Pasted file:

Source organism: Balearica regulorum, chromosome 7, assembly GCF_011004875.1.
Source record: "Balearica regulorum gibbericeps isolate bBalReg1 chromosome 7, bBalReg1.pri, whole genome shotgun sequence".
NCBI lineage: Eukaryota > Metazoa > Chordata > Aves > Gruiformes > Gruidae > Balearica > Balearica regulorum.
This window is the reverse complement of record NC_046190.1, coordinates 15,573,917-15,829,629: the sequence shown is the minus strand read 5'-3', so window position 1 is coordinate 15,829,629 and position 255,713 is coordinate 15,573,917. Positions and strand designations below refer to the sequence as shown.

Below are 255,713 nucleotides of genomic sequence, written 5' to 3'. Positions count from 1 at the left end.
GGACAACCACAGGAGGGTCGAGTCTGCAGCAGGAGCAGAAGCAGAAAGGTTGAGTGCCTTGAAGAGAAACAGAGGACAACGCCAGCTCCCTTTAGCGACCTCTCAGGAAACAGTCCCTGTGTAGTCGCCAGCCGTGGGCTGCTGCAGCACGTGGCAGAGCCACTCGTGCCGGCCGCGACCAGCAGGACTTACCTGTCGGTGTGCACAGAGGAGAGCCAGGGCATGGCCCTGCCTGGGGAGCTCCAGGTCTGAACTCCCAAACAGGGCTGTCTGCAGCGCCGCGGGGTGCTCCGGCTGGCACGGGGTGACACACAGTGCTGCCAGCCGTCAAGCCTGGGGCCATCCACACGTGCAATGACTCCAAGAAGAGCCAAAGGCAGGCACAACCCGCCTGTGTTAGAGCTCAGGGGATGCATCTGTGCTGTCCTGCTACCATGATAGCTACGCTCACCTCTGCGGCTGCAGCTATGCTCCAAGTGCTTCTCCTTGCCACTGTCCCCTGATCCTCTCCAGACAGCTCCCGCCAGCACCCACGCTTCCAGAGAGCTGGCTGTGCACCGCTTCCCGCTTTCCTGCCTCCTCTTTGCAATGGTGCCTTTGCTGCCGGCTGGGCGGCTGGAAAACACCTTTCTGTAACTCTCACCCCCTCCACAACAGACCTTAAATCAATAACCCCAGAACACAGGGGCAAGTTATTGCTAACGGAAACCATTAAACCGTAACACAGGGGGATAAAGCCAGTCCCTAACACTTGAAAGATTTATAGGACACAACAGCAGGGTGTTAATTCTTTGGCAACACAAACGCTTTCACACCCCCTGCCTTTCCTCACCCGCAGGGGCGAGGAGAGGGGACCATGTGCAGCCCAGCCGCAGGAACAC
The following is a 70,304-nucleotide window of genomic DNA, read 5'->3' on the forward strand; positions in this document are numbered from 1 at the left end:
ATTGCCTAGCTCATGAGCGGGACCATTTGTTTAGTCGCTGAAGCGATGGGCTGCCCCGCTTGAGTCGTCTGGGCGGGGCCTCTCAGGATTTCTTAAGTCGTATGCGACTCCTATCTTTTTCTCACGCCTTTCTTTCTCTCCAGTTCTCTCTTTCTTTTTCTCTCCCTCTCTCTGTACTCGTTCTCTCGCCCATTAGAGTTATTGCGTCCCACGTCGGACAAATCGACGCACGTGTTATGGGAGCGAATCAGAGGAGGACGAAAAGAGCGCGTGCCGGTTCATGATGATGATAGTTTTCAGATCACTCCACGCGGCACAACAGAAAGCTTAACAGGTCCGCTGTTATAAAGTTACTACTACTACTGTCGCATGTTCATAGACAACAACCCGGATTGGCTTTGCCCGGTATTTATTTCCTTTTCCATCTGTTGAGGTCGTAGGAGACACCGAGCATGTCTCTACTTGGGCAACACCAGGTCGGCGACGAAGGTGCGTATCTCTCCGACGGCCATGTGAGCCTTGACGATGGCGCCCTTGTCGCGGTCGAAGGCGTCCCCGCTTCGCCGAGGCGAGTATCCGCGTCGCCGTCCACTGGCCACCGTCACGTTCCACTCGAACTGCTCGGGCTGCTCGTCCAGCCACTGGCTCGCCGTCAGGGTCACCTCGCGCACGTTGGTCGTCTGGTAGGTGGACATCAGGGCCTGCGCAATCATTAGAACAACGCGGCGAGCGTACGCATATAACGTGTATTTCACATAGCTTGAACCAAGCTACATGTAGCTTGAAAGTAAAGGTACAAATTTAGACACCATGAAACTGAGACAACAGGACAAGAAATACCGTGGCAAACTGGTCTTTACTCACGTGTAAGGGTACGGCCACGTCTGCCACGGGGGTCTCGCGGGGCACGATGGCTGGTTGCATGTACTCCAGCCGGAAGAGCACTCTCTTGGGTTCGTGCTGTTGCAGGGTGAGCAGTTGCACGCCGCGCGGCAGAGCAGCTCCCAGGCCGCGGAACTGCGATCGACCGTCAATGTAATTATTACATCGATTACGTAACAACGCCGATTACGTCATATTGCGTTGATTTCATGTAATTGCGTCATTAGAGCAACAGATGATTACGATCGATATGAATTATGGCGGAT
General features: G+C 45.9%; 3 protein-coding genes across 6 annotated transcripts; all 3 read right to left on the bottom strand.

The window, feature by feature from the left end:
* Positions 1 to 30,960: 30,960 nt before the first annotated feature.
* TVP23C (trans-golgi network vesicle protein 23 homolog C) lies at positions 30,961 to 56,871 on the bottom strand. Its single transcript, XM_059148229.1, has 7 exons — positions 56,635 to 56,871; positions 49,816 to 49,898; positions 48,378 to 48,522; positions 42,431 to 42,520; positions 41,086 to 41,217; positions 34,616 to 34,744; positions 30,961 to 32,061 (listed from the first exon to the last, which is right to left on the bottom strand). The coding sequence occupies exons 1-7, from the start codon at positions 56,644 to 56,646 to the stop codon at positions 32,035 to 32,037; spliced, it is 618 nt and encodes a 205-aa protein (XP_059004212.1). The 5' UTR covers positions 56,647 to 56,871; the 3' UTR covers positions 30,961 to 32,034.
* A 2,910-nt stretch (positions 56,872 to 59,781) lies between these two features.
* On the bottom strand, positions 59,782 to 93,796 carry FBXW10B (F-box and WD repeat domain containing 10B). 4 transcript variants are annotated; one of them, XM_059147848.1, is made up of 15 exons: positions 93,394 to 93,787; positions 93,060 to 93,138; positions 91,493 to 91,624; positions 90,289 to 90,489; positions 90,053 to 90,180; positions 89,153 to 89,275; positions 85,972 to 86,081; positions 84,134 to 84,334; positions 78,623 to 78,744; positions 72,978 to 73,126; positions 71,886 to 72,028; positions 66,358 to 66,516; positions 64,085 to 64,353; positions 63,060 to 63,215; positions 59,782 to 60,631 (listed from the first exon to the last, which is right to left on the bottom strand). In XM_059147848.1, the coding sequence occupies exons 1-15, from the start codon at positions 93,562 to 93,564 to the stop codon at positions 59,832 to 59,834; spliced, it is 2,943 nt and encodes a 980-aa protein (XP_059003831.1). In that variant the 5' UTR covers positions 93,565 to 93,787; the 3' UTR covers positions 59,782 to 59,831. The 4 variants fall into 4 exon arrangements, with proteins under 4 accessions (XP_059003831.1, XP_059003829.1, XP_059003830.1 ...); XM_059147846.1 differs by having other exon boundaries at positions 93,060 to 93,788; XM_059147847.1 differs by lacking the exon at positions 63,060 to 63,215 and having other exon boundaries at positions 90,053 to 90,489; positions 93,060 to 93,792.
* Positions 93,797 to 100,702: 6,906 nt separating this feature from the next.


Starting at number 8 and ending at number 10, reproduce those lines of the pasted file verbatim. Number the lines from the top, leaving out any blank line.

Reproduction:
ATTGCCTAGCTCATGAGCGGGACCATTTGTTTAGTCGCTGAAGCGATGGGCTGCCCCGCTTGAGTCGTCTGGGCGGGGCCTCTCAGGATTTCTTAAGTCGTATGCGACTCCTATCTTTTTCTCACGCCTTTCTTTCTCTCCAGTTCTCTCTTTCTTTTTCTCTCCCTCTCTCTGTACTCGTTCTCTCGCCCATTAGAGTTATTGCGTCCCACGTCGGACAAATCGACGCACGTGTTATGGGAGCGAATCAGAGGAGGACGAAAAGAGCGCGTGCCGGTTCATGATGATGATAGTTTTCAGATCACTCCACGCGGCACAACAGAAAGCTTAACAGGTCCGCTGTTATAAAGTTACTACTACTACTGTCGCATGTTCATAGACAACAACCCGGATTGGCTTTGCCCGGTATTTATTTCCTTTTCCATCTGTTGAGGTCGTAGGAGACACCGAGCATGTCTCTACTTGGGCAACACCAGGTCGGCGACGAAGGTGCGTATCTCTCCGACGGCCATGTGAGCCTTGACGATGGCGCCCTTGTCGCGGTCGAAGGCGTCCCCGCTTCGCCGAGGCGAGTATCCGCGTCGCCGTCCACTGGCCACCGTCACGTTCCACTCGAACTGCTCGGGCTGCTCGTCCAGCCACTGGCTCGCCGTCAGGGTCACCTCGCGCACGTTGGTCGTCTGGTAGGTGGACATCAGGGCCTGCGCAATCATTAGAACAACGCGGCGAGCGTACGCATATAACGTGTATTTCACATAGCTTGAACCAAGCTACATGTAGCTTGAAAGTAAAGGTACAAATTTAGACACCATGAAACTGAGACAACAGGACAAGAAATACCGTGGCAAACTGGTCTTTACTCACGTGTAAGGGTACGGCCACGTCTGCCACGGGGGTCTCGCGGGGCACGATGGCTGGTTGCATGTACTCCAGCCGGAAGAGCACTCTCTTGGGTTCGTGCTGTTGCAGGGTGAGCAGTTGCACGCCGCGCGGCAGAGCAGCTCCCAGGCCGCGGAACTGCGATCGACCGTCAATGTAATTATTACATCGATTACGTAACAACGCCGATTACGTCATATTGCGTTGATTTCATGTAATTGCGTCATTAGAGCAACAGATGATTACGATCGATATGAATTATGGCGGAT
General features: G+C 45.9%; 3 protein-coding genes across 6 annotated transcripts; all 3 read right to left on the bottom strand.

The window, feature by feature from the left end: